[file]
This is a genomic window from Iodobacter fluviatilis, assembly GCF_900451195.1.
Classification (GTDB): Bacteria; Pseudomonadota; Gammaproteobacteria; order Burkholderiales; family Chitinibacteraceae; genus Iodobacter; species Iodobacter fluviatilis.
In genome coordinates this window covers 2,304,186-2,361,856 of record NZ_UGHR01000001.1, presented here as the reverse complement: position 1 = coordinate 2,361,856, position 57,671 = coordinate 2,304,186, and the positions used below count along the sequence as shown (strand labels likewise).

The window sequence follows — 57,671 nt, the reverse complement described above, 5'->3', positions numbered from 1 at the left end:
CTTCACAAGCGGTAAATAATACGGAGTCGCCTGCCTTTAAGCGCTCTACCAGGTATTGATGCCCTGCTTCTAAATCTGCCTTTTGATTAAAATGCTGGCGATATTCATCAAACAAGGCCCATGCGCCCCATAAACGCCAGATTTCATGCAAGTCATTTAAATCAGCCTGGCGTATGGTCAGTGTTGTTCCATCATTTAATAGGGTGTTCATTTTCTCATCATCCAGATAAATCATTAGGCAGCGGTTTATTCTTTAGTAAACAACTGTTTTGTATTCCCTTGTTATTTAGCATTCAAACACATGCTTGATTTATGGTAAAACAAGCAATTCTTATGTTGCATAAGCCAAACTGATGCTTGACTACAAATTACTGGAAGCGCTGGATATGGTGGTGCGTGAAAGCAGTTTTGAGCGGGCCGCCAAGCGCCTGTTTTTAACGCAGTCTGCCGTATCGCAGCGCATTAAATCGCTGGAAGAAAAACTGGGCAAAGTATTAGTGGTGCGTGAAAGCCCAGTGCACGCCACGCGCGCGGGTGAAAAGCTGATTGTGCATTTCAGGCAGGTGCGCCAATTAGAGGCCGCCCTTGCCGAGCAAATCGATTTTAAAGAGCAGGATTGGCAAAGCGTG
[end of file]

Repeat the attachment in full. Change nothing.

This is a genomic window from Iodobacter fluviatilis, assembly GCF_900451195.1.
Classification (GTDB): Bacteria; Pseudomonadota; Gammaproteobacteria; order Burkholderiales; family Chitinibacteraceae; genus Iodobacter; species Iodobacter fluviatilis.
In genome coordinates this window covers 2,304,186-2,361,856 of record NZ_UGHR01000001.1, presented here as the reverse complement: position 1 = coordinate 2,361,856, position 57,671 = coordinate 2,304,186, and the positions used below count along the sequence as shown (strand labels likewise).

The window sequence follows — 57,671 nt, the reverse complement described above, 5'->3', positions numbered from 1 at the left end:
CTTCACAAGCGGTAAATAATACGGAGTCGCCTGCCTTTAAGCGCTCTACCAGGTATTGATGCCCTGCTTCTAAATCTGCCTTTTGATTAAAATGCTGGCGATATTCATCAAACAAGGCCCATGCGCCCCATAAACGCCAGATTTCATGCAAGTCATTTAAATCAGCCTGGCGTATGGTCAGTGTTGTTCCATCATTTAATAGGGTGTTCATTTTCTCATCATCCAGATAAATCATTAGGCAGCGGTTTATTCTTTAGTAAACAACTGTTTTGTATTCCCTTGTTATTTAGCATTCAAACACATGCTTGATTTATGGTAAAACAAGCAATTCTTATGTTGCATAAGCCAAACTGATGCTTGACTACAAATTACTGGAAGCGCTGGATATGGTGGTGCGTGAAAGCAGTTTTGAGCGGGCCGCCAAGCGCCTGTTTTTAACGCAGTCTGCCGTATCGCAGCGCATTAAATCGCTGGAAGAAAAACTGGGCAAAGTATTAGTGGTGCGTGAAAGCCCAGTGCACGCCACGCGCGCGGGTGAAAAGCTGATTGTGCATTTCAGGCAGGTGCGCCAATTAGAGGCCGCCCTTGCCGAGCAAATCGATTTTAAAGAGCAGGATTGGCAAAGCGTG